The adrenal glands, on top of the kidneys, produce an anti-inflammatory hormone called cortisol, which also plays an important role in the stress response and in making energy from food. Around 9,000 Americans have a chronic condition called Addison’s disease, in which the adrenal glands fail to produce cortisol, leading to problems with metabolism and inflammation. Although Addison’s disease can be life-threatening, it’s not difficult for patients to lead normal lives with proper care.
There are two basic types of Addison’s disease, called primary and secondary adrenal insufficiency. Primary insufficiency refers to a defect in the adrenal gland itself; secondary insufficiency is a defect in other parts of the body that affect the adrenal glands. A major cause of the disease—70 percent of cases—is an autoimmune response, in which the immune system mistakenly attacks the adrenal glands. People who have other autoimmune conditions are particularly likely to have Addison’s disease. Conditions such as tuberculosis, HIV infection, and some types of cancer can also damage the adrenal glands.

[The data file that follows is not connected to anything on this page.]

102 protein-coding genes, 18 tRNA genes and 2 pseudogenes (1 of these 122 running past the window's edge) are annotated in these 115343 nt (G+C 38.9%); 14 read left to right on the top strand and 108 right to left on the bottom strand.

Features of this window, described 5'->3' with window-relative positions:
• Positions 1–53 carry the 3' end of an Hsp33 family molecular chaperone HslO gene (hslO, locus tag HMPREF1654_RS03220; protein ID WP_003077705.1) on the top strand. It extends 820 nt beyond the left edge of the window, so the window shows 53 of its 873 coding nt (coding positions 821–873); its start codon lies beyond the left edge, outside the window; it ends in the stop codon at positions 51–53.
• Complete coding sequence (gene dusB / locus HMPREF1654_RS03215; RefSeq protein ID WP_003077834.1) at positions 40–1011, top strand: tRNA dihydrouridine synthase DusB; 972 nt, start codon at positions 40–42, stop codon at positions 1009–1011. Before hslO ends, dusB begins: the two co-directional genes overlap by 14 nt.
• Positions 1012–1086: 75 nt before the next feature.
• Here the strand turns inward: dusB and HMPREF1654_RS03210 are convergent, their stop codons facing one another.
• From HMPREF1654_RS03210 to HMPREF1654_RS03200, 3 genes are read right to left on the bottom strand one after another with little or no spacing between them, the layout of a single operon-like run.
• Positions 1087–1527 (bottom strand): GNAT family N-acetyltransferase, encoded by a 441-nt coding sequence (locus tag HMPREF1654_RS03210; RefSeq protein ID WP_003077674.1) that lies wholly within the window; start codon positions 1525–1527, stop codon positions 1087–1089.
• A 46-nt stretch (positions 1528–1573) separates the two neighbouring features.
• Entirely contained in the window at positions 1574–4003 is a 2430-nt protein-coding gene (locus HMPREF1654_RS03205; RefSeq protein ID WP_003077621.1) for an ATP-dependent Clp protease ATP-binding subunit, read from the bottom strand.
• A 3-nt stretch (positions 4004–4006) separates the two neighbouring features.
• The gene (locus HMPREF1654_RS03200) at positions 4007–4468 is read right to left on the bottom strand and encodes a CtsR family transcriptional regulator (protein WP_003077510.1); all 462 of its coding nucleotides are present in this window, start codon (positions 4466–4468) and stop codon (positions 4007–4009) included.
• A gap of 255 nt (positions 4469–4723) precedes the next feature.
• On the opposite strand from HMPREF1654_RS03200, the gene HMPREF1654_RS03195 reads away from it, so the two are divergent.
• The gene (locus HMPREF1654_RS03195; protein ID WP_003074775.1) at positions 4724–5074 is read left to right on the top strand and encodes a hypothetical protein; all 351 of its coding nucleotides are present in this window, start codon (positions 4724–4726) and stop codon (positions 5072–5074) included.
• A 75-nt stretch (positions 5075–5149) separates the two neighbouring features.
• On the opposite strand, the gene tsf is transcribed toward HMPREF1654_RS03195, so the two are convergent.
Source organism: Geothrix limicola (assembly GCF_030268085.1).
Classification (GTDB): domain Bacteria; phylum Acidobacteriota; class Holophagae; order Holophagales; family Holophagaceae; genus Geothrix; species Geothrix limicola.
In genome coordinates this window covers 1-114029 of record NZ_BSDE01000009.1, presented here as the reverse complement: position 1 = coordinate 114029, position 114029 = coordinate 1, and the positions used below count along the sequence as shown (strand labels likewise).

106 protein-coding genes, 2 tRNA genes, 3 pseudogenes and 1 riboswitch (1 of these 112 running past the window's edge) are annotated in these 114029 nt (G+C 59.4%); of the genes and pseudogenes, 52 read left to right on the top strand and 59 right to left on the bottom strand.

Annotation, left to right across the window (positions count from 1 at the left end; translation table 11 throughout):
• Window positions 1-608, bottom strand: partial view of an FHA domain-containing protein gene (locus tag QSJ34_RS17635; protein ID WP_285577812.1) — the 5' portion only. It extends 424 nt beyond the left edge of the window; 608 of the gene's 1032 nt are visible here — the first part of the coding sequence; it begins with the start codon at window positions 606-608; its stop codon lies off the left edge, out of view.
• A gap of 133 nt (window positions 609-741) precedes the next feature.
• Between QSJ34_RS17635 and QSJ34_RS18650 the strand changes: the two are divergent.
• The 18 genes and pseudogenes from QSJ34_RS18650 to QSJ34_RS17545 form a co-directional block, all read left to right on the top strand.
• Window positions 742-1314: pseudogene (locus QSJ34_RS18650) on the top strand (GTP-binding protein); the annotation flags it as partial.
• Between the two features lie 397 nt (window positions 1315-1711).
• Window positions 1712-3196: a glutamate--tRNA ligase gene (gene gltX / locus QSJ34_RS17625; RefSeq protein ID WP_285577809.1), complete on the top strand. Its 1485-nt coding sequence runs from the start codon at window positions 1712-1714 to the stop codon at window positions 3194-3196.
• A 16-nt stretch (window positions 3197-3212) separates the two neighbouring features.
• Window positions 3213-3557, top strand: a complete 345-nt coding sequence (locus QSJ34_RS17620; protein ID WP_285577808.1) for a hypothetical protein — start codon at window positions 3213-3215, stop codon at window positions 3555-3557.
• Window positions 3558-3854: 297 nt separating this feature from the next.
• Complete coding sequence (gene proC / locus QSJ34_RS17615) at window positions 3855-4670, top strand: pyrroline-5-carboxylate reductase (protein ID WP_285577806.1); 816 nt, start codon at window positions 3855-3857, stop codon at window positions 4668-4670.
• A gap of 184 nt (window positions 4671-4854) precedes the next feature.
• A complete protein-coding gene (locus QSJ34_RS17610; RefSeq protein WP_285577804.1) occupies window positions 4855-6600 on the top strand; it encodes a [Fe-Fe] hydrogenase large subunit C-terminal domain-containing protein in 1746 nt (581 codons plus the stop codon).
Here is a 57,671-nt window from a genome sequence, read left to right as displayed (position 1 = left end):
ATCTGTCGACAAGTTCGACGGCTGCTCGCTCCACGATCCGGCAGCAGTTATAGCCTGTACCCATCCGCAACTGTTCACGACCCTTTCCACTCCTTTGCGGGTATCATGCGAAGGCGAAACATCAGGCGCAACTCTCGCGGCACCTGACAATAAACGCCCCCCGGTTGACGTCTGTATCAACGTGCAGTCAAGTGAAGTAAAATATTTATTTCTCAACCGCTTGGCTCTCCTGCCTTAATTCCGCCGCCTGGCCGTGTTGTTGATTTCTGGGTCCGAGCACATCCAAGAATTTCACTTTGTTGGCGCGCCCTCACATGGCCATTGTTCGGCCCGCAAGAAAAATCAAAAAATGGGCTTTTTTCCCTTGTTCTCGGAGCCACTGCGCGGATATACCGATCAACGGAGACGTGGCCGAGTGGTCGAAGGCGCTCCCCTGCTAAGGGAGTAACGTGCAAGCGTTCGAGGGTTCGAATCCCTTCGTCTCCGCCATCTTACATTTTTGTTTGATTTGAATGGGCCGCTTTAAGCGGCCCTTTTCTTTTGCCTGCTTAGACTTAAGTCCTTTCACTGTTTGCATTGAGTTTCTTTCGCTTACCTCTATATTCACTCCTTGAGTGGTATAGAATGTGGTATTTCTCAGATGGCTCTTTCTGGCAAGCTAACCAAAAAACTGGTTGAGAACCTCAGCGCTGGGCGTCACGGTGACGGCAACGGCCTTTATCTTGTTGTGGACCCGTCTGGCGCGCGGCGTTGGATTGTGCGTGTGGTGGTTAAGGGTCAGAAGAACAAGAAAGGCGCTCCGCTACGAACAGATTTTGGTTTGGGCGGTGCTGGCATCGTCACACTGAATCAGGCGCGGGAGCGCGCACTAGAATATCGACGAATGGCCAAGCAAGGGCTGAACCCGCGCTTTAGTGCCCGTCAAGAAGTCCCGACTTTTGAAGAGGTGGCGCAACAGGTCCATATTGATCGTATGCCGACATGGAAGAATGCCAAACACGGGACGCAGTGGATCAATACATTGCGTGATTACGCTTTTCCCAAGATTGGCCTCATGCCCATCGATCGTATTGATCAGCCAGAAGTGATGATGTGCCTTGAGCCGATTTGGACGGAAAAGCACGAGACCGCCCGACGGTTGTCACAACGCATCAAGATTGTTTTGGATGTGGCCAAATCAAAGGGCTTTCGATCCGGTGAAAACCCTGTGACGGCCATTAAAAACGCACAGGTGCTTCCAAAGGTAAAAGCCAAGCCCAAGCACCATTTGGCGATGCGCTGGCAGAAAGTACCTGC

Symptoms are gradual, starting with fatigue and weakness. Addison’s patients also have poor appetite and weight loss. Less common symptoms include nausea and vomiting, diarrhea, low blood sugar, and salt cravings. Unexplained darkening of the skin is a symptom the requires urgent care. The disease is typically diagnosed with blood tests or imaging tests. There is no cure for Addison’s disease. Corticosteroids are sometimes used to treat it, though in some cases they can also exacerbate the condition. It is generally recommended that patients get plenty of salt.
In recent years, doctors have become more aware of the risks posed by untreated Addison’s disease. At one extreme, the back brace worn by President John F. Kennedy to help him with back pain due to adrenal insufficiency has been speculated to have kept him in the path of an assassin’s bullet. Most people have more prosaic complications, however. For many patients, lack of cortisol leaves them vulnerable to infections; these infections, in turn, can trigger an acute attack called an Addisonian crisis. Addisonian crisis requires emergency medical treatment, and can be life-threatening, with symptoms including vomiting, fainting, and psychosis.